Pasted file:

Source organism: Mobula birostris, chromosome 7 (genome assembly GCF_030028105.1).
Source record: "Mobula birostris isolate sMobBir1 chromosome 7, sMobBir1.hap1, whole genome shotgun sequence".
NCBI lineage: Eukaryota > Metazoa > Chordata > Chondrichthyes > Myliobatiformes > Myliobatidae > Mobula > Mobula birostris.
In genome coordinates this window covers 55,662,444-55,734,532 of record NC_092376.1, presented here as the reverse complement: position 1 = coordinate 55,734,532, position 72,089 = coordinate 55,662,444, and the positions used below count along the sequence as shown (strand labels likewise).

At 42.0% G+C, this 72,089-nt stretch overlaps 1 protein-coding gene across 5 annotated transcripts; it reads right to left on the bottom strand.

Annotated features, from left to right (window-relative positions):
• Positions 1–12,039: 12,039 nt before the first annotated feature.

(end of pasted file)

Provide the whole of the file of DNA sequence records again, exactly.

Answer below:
Source organism: Mobula birostris, chromosome 7 (genome assembly GCF_030028105.1).
Source record: "Mobula birostris isolate sMobBir1 chromosome 7, sMobBir1.hap1, whole genome shotgun sequence".
NCBI lineage: Eukaryota > Metazoa > Chordata > Chondrichthyes > Myliobatiformes > Myliobatidae > Mobula > Mobula birostris.
In genome coordinates this window covers 55,662,444-55,734,532 of record NC_092376.1, presented here as the reverse complement: position 1 = coordinate 55,734,532, position 72,089 = coordinate 55,662,444, and the positions used below count along the sequence as shown (strand labels likewise).

At 42.0% G+C, this 72,089-nt stretch overlaps 1 protein-coding gene across 5 annotated transcripts; it reads right to left on the bottom strand.

Annotated features, from left to right (window-relative positions):
• Positions 1–12,039: 12,039 nt before the first annotated feature.